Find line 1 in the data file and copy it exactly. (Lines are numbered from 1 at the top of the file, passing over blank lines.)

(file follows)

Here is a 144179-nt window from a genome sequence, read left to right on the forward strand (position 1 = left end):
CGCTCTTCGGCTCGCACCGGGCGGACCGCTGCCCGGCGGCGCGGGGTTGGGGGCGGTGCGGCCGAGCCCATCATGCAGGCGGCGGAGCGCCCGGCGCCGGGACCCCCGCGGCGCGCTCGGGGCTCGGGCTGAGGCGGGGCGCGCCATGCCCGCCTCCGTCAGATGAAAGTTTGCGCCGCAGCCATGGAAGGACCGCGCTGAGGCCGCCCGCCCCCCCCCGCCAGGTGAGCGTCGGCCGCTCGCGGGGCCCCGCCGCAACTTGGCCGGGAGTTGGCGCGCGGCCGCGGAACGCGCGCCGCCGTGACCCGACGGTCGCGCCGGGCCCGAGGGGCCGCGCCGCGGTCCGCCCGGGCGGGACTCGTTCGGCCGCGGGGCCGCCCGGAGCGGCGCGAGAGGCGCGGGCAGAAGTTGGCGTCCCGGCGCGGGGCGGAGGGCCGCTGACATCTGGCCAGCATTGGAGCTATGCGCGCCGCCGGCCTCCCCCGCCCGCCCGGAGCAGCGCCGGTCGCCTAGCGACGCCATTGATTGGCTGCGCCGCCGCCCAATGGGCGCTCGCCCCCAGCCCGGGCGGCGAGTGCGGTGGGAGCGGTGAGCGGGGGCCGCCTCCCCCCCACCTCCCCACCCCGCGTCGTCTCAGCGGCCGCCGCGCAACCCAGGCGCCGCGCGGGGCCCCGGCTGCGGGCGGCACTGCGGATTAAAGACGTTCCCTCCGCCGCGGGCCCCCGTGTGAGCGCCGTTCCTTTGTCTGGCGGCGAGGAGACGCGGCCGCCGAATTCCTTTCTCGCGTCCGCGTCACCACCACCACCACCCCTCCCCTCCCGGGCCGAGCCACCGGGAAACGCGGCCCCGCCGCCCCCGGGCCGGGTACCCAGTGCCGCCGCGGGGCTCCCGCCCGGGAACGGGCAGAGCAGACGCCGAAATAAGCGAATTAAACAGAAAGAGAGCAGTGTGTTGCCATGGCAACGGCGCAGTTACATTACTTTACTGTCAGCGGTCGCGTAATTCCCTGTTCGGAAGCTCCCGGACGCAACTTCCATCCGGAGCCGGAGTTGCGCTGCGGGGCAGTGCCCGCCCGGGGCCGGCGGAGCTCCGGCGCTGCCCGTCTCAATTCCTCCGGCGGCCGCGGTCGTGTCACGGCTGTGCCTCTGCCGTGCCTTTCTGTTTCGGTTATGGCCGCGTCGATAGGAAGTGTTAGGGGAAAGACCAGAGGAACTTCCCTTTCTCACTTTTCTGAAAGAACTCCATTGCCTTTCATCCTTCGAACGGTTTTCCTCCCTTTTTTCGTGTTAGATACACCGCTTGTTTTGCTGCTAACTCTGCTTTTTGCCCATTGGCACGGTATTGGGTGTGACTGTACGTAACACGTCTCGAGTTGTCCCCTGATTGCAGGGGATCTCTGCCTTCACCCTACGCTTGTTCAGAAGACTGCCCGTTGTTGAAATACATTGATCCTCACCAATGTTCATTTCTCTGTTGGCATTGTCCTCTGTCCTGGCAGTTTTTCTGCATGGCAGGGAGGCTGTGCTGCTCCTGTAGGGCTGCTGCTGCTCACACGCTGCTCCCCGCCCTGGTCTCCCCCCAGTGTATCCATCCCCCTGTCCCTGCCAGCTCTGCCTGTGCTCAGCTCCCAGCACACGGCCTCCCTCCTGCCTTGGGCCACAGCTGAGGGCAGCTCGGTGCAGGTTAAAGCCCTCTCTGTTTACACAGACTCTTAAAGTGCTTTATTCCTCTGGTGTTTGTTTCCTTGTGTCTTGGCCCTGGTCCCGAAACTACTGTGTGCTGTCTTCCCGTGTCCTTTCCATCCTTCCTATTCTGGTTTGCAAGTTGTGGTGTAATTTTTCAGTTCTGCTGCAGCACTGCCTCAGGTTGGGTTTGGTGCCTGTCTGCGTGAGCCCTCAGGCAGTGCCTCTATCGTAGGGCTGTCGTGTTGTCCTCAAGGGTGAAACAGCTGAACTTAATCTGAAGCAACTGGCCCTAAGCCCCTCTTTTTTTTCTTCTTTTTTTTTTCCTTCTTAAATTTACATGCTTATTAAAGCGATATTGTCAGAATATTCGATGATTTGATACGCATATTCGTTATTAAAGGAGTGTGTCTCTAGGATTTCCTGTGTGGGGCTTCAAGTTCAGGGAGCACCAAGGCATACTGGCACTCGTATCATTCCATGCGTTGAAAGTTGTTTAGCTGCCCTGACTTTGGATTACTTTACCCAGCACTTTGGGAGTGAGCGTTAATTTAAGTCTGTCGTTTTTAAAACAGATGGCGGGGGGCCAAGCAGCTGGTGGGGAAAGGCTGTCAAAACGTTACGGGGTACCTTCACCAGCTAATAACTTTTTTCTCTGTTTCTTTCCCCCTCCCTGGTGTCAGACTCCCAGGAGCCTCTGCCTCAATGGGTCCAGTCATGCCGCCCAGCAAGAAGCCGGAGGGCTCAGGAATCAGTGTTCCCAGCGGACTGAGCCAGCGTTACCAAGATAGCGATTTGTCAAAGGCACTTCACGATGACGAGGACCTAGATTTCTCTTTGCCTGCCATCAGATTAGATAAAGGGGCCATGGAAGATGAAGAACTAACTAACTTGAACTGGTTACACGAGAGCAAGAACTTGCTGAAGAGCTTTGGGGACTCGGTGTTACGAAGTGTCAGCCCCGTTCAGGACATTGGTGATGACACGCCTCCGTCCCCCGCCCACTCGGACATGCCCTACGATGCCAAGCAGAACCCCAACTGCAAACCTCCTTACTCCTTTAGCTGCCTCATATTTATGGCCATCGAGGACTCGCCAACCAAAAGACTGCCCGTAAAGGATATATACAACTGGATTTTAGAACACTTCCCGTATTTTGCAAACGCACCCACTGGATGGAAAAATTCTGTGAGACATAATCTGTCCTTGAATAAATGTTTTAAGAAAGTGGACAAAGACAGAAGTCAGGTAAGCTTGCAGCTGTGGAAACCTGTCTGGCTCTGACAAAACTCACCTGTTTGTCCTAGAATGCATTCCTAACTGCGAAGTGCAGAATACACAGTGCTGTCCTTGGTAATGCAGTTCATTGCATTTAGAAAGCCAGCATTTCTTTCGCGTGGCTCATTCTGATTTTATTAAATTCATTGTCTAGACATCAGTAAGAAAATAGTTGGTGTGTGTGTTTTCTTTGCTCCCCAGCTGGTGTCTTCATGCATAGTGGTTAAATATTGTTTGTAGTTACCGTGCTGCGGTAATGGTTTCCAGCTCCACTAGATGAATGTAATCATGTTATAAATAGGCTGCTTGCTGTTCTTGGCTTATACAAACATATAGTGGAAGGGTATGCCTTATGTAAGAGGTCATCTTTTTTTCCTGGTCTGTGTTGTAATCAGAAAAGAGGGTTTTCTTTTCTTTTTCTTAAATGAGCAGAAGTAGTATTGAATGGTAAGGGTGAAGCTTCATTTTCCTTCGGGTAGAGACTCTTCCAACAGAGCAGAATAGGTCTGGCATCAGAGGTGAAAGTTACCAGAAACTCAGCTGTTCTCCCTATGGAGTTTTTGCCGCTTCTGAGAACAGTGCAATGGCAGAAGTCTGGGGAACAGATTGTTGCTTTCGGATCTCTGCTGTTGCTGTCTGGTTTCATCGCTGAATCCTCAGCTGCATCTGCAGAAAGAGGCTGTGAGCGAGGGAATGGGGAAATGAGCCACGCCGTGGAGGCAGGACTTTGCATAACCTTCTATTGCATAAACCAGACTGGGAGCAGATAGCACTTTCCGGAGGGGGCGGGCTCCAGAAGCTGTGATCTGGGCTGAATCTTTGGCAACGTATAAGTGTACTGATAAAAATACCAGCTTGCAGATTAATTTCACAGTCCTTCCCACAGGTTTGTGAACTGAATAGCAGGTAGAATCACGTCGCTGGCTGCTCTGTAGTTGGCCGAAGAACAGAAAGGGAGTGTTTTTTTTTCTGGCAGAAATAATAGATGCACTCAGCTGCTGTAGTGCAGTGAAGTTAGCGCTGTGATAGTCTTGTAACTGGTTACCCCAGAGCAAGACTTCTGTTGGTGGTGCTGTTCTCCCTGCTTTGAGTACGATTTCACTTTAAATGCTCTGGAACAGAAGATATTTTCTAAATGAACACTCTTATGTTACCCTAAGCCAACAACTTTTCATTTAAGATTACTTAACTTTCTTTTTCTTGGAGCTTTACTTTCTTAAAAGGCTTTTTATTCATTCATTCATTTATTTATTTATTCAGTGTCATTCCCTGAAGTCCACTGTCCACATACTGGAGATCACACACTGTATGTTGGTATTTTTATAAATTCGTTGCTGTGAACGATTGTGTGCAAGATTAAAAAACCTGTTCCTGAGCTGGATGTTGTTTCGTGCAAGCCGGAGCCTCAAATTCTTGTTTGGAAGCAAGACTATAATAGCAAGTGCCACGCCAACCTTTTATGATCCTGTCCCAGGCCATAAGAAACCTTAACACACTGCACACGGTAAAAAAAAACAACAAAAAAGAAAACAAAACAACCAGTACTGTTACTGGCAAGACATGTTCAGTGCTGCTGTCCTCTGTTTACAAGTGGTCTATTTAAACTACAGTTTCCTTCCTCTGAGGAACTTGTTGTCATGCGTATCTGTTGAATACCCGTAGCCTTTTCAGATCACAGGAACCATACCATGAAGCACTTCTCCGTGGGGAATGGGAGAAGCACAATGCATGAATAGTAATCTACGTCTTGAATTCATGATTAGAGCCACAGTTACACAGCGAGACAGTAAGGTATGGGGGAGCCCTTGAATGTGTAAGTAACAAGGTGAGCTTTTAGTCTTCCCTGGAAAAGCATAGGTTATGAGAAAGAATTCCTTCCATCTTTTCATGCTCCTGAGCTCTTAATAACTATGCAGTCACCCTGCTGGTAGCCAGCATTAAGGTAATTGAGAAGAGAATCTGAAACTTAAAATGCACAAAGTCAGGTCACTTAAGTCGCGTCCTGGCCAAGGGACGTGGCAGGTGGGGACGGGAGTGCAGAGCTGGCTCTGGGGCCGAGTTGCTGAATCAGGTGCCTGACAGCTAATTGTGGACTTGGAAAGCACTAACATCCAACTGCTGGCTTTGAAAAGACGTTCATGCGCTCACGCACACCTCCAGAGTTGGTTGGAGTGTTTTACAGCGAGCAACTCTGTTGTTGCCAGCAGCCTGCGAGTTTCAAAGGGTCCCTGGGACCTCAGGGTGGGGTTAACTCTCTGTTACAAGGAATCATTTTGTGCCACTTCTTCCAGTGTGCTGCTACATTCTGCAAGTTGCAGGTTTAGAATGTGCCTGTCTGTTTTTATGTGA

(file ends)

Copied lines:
Here is a 144179-nt window from a genome sequence, read left to right on the forward strand (position 1 = left end):